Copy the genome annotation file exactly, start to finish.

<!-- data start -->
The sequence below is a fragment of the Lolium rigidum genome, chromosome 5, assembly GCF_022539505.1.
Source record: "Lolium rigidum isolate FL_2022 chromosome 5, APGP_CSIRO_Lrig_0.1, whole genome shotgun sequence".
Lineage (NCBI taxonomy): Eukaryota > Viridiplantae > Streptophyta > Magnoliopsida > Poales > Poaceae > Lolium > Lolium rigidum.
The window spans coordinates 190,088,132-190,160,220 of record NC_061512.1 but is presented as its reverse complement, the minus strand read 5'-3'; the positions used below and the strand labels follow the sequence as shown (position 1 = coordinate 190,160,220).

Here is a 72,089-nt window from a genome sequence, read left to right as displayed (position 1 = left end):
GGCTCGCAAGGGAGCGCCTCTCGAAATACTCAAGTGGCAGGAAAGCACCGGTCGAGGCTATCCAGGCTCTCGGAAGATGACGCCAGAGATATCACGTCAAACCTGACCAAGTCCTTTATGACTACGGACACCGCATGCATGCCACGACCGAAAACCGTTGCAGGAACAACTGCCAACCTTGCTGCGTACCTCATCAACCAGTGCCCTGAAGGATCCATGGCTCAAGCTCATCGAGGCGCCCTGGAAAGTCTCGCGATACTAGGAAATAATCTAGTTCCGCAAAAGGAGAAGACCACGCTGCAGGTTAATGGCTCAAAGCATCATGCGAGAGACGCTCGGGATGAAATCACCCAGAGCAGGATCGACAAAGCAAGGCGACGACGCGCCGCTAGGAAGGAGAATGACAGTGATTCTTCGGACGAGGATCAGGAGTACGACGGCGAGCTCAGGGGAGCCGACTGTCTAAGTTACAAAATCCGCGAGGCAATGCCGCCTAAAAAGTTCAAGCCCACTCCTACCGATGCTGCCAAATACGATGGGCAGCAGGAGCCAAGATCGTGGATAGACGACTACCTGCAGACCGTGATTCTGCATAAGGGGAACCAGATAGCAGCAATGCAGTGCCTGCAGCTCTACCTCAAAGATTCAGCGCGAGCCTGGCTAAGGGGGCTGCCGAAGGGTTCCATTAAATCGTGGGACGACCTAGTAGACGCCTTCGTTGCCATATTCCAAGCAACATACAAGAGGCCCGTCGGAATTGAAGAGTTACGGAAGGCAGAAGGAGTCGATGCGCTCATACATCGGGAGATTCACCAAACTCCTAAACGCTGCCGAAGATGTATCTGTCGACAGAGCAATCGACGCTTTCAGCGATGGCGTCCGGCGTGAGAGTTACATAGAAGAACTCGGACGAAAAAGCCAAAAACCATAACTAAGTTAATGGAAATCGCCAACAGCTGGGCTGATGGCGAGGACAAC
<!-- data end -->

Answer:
The sequence below is a fragment of the Lolium rigidum genome, chromosome 5, assembly GCF_022539505.1.
Source record: "Lolium rigidum isolate FL_2022 chromosome 5, APGP_CSIRO_Lrig_0.1, whole genome shotgun sequence".
Lineage (NCBI taxonomy): Eukaryota > Viridiplantae > Streptophyta > Magnoliopsida > Poales > Poaceae > Lolium > Lolium rigidum.
The window spans coordinates 190,088,132-190,160,220 of record NC_061512.1 but is presented as its reverse complement, the minus strand read 5'-3'; the positions used below and the strand labels follow the sequence as shown (position 1 = coordinate 190,160,220).

Here is a 72,089-nt window from a genome sequence, read left to right as displayed (position 1 = left end):
GGCTCGCAAGGGAGCGCCTCTCGAAATACTCAAGTGGCAGGAAAGCACCGGTCGAGGCTATCCAGGCTCTCGGAAGATGACGCCAGAGATATCACGTCAAACCTGACCAAGTCCTTTATGACTACGGACACCGCATGCATGCCACGACCGAAAACCGTTGCAGGAACAACTGCCAACCTTGCTGCGTACCTCATCAACCAGTGCCCTGAAGGATCCATGGCTCAAGCTCATCGAGGCGCCCTGGAAAGTCTCGCGATACTAGGAAATAATCTAGTTCCGCAAAAGGAGAAGACCACGCTGCAGGTTAATGGCTCAAAGCATCATGCGAGAGACGCTCGGGATGAAATCACCCAGAGCAGGATCGACAAAGCAAGGCGACGACGCGCCGCTAGGAAGGAGAATGACAGTGATTCTTCGGACGAGGATCAGGAGTACGACGGCGAGCTCAGGGGAGCCGACTGTCTAAGTTACAAAATCCGCGAGGCAATGCCGCCTAAAAAGTTCAAGCCCACTCCTACCGATGCTGCCAAATACGATGGGCAGCAGGAGCCAAGATCGTGGATAGACGACTACCTGCAGACCGTGATTCTGCATAAGGGGAACCAGATAGCAGCAATGCAGTGCCTGCAGCTCTACCTCAAAGATTCAGCGCGAGCCTGGCTAAGGGGGCTGCCGAAGGGTTCCATTAAATCGTGGGACGACCTAGTAGACGCCTTCGTTGCCATATTCCAAGCAACATACAAGAGGCCCGTCGGAATTGAAGAGTTACGGAAGGCAGAAGGAGTCGATGCGCTCATACATCGGGAGATTCACCAAACTCCTAAACGCTGCCGAAGATGTATCTGTCGACAGAGCAATCGACGCTTTCAGCGATGGCGTCCGGCGTGAGAGTTACATAGAAGAACTCGGACGAAAAAGCCAAAAACCATAACTAAGTTAATGGAAATCGCCAACAGCTGGGCTGATGGCGAGGACAAC